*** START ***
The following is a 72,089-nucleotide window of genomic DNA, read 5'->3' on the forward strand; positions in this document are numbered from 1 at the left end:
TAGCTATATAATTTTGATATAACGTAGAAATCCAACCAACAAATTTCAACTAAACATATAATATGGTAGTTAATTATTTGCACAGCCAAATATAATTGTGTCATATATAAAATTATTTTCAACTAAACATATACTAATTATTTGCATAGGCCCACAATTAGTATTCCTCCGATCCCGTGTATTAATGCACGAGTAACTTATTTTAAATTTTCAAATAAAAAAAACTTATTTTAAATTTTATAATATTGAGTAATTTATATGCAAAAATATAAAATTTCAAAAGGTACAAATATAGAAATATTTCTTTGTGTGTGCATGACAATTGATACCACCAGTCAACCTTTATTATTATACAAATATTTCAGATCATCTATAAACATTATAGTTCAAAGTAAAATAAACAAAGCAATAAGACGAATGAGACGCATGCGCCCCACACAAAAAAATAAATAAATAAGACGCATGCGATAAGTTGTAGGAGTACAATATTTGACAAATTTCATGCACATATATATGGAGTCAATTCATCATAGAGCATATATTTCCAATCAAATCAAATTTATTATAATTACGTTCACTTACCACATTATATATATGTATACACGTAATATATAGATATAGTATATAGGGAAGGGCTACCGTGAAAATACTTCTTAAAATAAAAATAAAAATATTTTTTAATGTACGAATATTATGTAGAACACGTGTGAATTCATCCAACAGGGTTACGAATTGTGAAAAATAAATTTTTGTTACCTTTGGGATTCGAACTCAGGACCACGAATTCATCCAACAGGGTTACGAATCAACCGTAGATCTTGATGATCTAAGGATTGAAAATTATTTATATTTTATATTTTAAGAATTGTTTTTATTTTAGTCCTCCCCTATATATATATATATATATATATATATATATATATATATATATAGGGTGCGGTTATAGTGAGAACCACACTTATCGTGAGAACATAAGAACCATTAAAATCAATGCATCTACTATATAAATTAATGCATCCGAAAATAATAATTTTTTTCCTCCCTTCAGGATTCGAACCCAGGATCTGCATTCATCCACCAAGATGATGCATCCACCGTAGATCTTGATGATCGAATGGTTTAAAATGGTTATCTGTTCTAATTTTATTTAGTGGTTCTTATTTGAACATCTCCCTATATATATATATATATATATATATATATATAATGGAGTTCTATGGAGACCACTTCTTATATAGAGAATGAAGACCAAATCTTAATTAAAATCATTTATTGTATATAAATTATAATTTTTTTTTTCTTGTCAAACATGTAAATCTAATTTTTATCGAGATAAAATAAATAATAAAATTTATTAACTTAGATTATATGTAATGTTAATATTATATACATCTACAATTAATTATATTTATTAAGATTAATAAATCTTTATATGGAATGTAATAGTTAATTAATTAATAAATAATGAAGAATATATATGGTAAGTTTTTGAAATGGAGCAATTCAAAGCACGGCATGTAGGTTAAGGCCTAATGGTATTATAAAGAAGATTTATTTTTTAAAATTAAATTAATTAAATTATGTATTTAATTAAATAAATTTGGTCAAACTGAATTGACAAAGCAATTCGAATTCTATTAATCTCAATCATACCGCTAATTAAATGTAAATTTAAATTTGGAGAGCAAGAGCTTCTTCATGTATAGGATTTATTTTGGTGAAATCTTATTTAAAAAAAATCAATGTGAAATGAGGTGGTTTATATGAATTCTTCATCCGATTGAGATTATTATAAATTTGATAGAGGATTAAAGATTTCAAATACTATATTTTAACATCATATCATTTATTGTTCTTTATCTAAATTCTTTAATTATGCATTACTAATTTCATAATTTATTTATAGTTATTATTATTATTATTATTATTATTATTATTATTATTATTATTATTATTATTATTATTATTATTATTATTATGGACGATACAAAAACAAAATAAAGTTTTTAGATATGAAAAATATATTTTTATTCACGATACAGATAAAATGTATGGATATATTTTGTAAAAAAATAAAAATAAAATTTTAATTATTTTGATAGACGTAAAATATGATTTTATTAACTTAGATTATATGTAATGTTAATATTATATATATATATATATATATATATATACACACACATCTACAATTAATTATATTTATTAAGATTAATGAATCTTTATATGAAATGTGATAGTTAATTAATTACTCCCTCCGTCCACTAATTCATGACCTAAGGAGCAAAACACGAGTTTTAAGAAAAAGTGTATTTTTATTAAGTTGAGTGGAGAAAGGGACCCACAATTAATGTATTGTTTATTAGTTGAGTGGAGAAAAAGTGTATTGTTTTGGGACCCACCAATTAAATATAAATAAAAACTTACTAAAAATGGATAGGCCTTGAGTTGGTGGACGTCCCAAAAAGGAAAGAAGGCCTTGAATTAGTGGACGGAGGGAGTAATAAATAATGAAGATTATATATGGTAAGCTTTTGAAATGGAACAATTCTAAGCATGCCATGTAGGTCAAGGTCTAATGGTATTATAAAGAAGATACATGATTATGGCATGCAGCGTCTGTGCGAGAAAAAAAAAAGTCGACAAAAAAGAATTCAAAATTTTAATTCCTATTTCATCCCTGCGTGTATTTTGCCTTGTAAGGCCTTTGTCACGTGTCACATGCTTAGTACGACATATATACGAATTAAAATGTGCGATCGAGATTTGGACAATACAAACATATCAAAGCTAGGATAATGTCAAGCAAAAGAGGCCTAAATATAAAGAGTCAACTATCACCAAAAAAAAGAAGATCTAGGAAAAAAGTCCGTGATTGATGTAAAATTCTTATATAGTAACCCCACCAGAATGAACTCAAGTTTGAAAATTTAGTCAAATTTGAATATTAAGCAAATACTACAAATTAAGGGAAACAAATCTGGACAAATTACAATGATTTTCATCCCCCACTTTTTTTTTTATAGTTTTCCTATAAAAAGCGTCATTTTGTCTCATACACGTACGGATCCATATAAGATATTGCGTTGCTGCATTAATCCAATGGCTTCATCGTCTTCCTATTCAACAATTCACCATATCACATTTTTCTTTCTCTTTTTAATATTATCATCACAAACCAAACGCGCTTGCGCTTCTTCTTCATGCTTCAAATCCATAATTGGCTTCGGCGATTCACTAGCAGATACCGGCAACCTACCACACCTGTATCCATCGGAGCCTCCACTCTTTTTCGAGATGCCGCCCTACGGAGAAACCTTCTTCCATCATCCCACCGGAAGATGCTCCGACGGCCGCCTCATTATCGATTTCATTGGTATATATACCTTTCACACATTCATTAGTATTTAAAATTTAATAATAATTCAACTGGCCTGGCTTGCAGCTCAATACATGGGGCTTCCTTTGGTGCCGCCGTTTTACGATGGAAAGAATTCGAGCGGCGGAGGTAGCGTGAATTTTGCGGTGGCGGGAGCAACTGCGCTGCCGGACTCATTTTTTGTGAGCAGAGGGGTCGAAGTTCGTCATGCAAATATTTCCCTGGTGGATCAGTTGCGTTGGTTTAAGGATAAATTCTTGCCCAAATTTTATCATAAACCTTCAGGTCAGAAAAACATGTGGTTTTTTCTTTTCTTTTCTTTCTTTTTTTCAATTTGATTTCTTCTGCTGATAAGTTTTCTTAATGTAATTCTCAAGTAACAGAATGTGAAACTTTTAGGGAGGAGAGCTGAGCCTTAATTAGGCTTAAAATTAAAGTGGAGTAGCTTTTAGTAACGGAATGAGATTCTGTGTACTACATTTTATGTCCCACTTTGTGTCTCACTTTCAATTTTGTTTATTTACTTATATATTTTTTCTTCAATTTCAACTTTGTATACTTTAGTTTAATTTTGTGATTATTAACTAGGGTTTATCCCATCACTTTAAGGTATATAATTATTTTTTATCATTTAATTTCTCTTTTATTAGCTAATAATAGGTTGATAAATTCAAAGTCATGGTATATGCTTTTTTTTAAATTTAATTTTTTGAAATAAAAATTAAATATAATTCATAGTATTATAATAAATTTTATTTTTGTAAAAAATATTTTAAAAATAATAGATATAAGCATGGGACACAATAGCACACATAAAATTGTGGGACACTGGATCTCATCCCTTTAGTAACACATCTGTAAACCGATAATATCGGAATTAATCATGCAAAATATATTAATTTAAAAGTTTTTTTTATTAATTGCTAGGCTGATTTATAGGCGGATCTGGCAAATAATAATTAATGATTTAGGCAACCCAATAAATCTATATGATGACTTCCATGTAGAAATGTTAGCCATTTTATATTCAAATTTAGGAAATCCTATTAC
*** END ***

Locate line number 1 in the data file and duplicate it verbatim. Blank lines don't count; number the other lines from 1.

The following is a 72,089-nucleotide window of genomic DNA, read 5'->3' on the forward strand; positions in this document are numbered from 1 at the left end: